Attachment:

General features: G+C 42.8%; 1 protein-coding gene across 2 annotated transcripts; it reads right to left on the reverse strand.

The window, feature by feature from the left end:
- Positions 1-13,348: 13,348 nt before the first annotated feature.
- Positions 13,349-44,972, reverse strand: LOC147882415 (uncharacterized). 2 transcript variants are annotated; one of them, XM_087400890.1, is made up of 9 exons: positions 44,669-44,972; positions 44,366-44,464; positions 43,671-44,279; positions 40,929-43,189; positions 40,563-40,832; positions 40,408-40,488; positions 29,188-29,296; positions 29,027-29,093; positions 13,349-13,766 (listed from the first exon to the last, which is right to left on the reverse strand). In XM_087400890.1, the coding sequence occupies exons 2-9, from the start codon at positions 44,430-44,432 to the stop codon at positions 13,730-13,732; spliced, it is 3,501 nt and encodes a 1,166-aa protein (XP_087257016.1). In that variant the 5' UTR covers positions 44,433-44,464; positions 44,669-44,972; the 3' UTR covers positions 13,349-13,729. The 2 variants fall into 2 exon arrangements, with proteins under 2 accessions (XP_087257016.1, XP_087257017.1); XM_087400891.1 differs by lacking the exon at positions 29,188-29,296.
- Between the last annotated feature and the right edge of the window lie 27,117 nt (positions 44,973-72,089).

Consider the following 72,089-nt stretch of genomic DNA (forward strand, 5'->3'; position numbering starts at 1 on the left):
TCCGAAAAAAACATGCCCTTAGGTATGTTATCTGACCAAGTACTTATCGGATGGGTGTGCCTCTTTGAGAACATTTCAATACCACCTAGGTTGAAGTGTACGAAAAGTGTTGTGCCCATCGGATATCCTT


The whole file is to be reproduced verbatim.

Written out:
General features: G+C 42.8%; 1 protein-coding gene across 2 annotated transcripts; it reads right to left on the reverse strand.

The window, feature by feature from the left end:
- Positions 1-13,348: 13,348 nt before the first annotated feature.
- Positions 13,349-44,972, reverse strand: LOC147882415 (uncharacterized). 2 transcript variants are annotated; one of them, XM_087400890.1, is made up of 9 exons: positions 44,669-44,972; positions 44,366-44,464; positions 43,671-44,279; positions 40,929-43,189; positions 40,563-40,832; positions 40,408-40,488; positions 29,188-29,296; positions 29,027-29,093; positions 13,349-13,766 (listed from the first exon to the last, which is right to left on the reverse strand). In XM_087400890.1, the coding sequence occupies exons 2-9, from the start codon at positions 44,430-44,432 to the stop codon at positions 13,730-13,732; spliced, it is 3,501 nt and encodes a 1,166-aa protein (XP_087257016.1). In that variant the 5' UTR covers positions 44,433-44,464; positions 44,669-44,972; the 3' UTR covers positions 13,349-13,729. The 2 variants fall into 2 exon arrangements, with proteins under 2 accessions (XP_087257016.1, XP_087257017.1); XM_087400891.1 differs by lacking the exon at positions 29,188-29,296.
- Between the last annotated feature and the right edge of the window lie 27,117 nt (positions 44,973-72,089).

Consider the following 72,089-nt stretch of genomic DNA (forward strand, 5'->3'; position numbering starts at 1 on the left):
TCCGAAAAAAACATGCCCTTAGGTATGTTATCTGACCAAGTACTTATCGGATGGGTGTGCCTCTTTGAGAACATTTCAATACCACCTAGGTTGAAGTGTACGAAAAGTGTTGTGCCCATCGGATATCCTT